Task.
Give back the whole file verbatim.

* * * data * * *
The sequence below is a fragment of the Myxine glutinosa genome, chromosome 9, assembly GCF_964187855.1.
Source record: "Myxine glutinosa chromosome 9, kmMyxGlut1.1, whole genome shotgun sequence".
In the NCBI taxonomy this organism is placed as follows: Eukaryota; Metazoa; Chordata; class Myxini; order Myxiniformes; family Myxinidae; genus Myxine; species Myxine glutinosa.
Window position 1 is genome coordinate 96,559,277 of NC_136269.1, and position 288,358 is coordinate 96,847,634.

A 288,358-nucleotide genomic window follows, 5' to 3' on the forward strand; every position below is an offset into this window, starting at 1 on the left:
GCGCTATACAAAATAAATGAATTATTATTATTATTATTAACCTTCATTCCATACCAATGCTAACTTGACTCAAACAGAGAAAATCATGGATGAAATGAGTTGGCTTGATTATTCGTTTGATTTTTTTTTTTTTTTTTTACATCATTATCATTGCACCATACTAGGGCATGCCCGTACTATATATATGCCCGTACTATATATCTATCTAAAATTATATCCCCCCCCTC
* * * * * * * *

The sequence below is a fragment of the Myxine glutinosa genome, chromosome 9, assembly GCF_964187855.1.
Source record: "Myxine glutinosa chromosome 9, kmMyxGlut1.1, whole genome shotgun sequence".
In the NCBI taxonomy this organism is placed as follows: Eukaryota; Metazoa; Chordata; class Myxini; order Myxiniformes; family Myxinidae; genus Myxine; species Myxine glutinosa.
Window position 1 is genome coordinate 96,559,277 of NC_136269.1, and position 288,358 is coordinate 96,847,634.

A 288,358-nucleotide genomic window follows, 5' to 3' on the forward strand; every position below is an offset into this window, starting at 1 on the left:
GCGCTATACAAAATAAATGAATTATTATTATTATTATTAACCTTCATTCCATACCAATGCTAACTTGACTCAAACAGAGAAAATCATGGATGAAATGAGTTGGCTTGATTATTCGTTTGATTTTTTTTTTTTTTTTTTACATCATTATCATTGCACCATACTAGGGCATGCCCGTACTATATATATGCCCGTACTATATATCTATCTAAAATTATATCCCCCCCCTC